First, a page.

Dr. Turvey is a principal investigator with the Canadian Healthy Infant Longitudinal Development (or CHILD) study, which involves over 3,500 children across Canada and provides an important platform for research. Through the study, which is funded by CIHR and AllerGen, children are tracked from before birth to the age of five. With biological samples from the children (including blood, urine and stool) and detailed questionnaires for the parents, the study has been designed to unravel the complex genetic and environmental factors associated with developing allergy and asthma. Thanks to this sampling, Drs. Finlay and Turvey's team was able to analyze feces from 319 CHILD study participants, with one sample from each participant at the age of three months and another sample taken after their first birthday. Although children can't be diagnosed with asthma at such a young age, there is an asthma predictive index test that can be used. Out of the 319 participants, 22 were identified as being very likely to develop asthma—and, at three months of age, there were some striking differences in the feces (and therefore in the gut bugs) of those children, compared to the rest.

"There used to be a saying that ‘asthma happens before they can read,'" explains Dr. Turvey. "Then it became ‘before they can walk.' Now we're realizing that it happens even earlier than that."

When they were three months old, the children who would most likely go on to develop asthma were either lacking or had much smaller amounts of four types of gut bugs: Faecalibacterium, Lachnospira, Veillonella and Rothia (nicknamed FLVR—and pronounced flavour—by the researchers).

At one year of age, however, there were fewer differences in FLVR levels between the two groups.

"This tells us that kids are acquiring the bacteria over time, but maybe they need to do it earlier," notes Dr. Turvey.

The first three months of life are critical for setting up the immune system, and research has shown that certain microbes affect its development. This is currently an area of intense study, and although it appears that our gut bugs help shape the immune system (by "teaching" it what is normal, what to attack, and what to ignore), researchers are working on figuring out the biochemical mechanisms involved. Still, this research is intriguing and suggests that FLVR levels in humans may play a role in the development of autoimmune diseases like asthma. Further research is ongoing to examine the protective effect that Dr. Finlay first observed in mice. In fact, when the team deliberately inoculated germ-free mice with the FLVR bacteria from human samples, those mice were actually protected from developing lung inflammation in an experimental model of asthma.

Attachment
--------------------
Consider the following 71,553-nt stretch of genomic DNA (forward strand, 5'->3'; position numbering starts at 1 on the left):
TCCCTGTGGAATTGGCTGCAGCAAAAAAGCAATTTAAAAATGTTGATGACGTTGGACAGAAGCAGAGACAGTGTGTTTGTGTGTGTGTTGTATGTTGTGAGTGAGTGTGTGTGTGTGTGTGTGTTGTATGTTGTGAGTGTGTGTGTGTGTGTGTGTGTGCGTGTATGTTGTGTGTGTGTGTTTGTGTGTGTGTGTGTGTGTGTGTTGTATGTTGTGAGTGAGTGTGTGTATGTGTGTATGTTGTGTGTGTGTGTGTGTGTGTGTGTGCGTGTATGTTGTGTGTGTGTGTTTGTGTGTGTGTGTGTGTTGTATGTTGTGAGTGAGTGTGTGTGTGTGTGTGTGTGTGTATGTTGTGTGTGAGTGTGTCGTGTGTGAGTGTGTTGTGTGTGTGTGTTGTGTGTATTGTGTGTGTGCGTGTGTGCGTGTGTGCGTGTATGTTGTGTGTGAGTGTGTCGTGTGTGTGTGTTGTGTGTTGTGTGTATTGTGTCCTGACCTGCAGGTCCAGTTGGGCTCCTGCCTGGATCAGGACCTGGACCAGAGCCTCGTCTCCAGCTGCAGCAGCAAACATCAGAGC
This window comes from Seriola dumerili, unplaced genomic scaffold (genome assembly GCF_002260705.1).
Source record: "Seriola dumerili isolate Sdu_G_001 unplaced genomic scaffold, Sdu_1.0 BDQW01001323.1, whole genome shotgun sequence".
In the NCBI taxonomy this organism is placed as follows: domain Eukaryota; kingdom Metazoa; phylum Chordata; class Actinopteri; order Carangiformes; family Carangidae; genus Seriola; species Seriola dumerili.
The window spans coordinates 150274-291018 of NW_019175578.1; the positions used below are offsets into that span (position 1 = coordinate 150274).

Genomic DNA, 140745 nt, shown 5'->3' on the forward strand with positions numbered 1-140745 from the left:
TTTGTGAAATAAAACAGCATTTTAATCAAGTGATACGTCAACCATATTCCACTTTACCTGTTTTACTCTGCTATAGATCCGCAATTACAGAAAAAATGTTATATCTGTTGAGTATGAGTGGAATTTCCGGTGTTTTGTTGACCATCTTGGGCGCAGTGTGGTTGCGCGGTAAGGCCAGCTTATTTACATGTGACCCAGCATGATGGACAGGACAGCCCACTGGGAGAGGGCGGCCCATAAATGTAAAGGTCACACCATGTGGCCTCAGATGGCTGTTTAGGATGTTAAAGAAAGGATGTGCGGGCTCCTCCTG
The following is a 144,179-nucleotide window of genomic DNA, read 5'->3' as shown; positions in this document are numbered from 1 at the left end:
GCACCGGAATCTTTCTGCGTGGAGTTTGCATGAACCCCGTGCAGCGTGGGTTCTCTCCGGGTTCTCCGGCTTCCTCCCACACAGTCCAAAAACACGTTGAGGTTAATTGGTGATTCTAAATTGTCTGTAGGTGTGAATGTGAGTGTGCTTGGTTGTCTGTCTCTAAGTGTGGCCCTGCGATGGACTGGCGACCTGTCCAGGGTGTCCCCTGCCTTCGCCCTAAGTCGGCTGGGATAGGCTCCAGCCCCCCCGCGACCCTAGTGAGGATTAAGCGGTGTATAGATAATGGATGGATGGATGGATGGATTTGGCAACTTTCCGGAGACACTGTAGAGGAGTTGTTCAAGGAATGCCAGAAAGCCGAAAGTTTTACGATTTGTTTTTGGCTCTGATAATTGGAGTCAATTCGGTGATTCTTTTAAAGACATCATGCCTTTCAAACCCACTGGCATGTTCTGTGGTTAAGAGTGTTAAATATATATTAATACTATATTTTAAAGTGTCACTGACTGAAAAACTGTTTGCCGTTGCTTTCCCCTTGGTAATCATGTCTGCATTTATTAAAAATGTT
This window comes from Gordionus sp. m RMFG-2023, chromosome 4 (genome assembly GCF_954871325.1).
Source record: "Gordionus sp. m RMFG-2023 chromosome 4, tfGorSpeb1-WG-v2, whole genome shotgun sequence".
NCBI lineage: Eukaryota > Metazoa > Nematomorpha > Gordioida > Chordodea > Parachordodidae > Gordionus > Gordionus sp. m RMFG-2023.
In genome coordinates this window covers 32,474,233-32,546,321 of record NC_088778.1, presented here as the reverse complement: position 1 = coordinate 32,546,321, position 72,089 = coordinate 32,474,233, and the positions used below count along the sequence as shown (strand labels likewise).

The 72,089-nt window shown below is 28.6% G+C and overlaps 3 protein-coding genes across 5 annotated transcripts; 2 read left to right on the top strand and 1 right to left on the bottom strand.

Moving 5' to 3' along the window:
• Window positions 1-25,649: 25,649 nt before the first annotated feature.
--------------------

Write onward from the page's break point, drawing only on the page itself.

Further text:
"Our ultimate goal is to prevent asthma from developing," says Dr. Turvey, so the hope is that this research will help to better identify children at greatest risk for asthma (those with low FLVR levels at three months of age) and, eventually, to establish safe and effective ways to give doses of FLVR to those children early enough to help lower their risk of developing the disease.

In the meantime, one message is clear: we shouldn't be afraid to get dirty.

"The research shows that children probably need exposure to microbes early in life," says Dr. Finlay. "Breastfeeding [mother's skin microbiota], having a pet [microbes from the dog or cat], vaginal delivery [vaginal microbiota], living on a farm [microbes in the soil and from animals], and crawling on the floor all contribute to this," he adds. "I worry that we are now too clean as a society, even in circumstances where there is minimal risk of infectious diseases."

Dr. Turvey agrees, noting that we need to change our relationship with bacteria. "They are not the enemy," he explains, "and we need to allow kids to be exposed to a variety of environments."

Award-winning video about the CHILD Study

A video about the CHILD Study (submitted by Dr. Judah Denburg from McMaster University) won first place in the 2015 IHDCYH Talks competition. The video uses animation to explain how the study is discovering the root causes of allergies, asthma and chronic disease.